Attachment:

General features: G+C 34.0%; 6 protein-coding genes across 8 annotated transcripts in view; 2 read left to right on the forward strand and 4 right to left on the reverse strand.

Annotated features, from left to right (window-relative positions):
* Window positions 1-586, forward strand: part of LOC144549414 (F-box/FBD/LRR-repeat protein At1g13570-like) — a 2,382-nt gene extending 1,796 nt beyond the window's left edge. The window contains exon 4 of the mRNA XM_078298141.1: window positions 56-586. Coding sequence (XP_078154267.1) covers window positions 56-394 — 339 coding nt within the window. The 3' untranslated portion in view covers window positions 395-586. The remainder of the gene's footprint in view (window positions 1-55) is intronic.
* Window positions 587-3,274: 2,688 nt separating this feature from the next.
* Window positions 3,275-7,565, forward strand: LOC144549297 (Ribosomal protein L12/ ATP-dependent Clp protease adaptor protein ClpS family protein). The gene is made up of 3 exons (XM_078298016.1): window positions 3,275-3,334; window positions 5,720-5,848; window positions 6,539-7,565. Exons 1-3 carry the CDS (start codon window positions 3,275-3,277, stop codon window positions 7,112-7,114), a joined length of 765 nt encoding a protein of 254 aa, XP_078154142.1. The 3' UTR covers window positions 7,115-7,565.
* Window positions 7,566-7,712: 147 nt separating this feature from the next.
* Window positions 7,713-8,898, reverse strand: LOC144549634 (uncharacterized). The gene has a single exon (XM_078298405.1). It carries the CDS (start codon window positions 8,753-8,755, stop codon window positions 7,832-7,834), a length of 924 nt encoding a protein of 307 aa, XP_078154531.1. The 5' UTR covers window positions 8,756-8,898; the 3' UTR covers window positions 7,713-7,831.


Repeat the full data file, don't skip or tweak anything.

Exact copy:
General features: G+C 34.0%; 6 protein-coding genes across 8 annotated transcripts in view; 2 read left to right on the forward strand and 4 right to left on the reverse strand.

Annotated features, from left to right (window-relative positions):
* Window positions 1-586, forward strand: part of LOC144549414 (F-box/FBD/LRR-repeat protein At1g13570-like) — a 2,382-nt gene extending 1,796 nt beyond the window's left edge. The window contains exon 4 of the mRNA XM_078298141.1: window positions 56-586. Coding sequence (XP_078154267.1) covers window positions 56-394 — 339 coding nt within the window. The 3' untranslated portion in view covers window positions 395-586. The remainder of the gene's footprint in view (window positions 1-55) is intronic.
* Window positions 587-3,274: 2,688 nt separating this feature from the next.
* Window positions 3,275-7,565, forward strand: LOC144549297 (Ribosomal protein L12/ ATP-dependent Clp protease adaptor protein ClpS family protein). The gene is made up of 3 exons (XM_078298016.1): window positions 3,275-3,334; window positions 5,720-5,848; window positions 6,539-7,565. Exons 1-3 carry the CDS (start codon window positions 3,275-3,277, stop codon window positions 7,112-7,114), a joined length of 765 nt encoding a protein of 254 aa, XP_078154142.1. The 3' UTR covers window positions 7,115-7,565.
* Window positions 7,566-7,712: 147 nt separating this feature from the next.
* Window positions 7,713-8,898, reverse strand: LOC144549634 (uncharacterized). The gene has a single exon (XM_078298405.1). It carries the CDS (start codon window positions 8,753-8,755, stop codon window positions 7,832-7,834), a length of 924 nt encoding a protein of 307 aa, XP_078154531.1. The 5' UTR covers window positions 8,756-8,898; the 3' UTR covers window positions 7,713-7,831.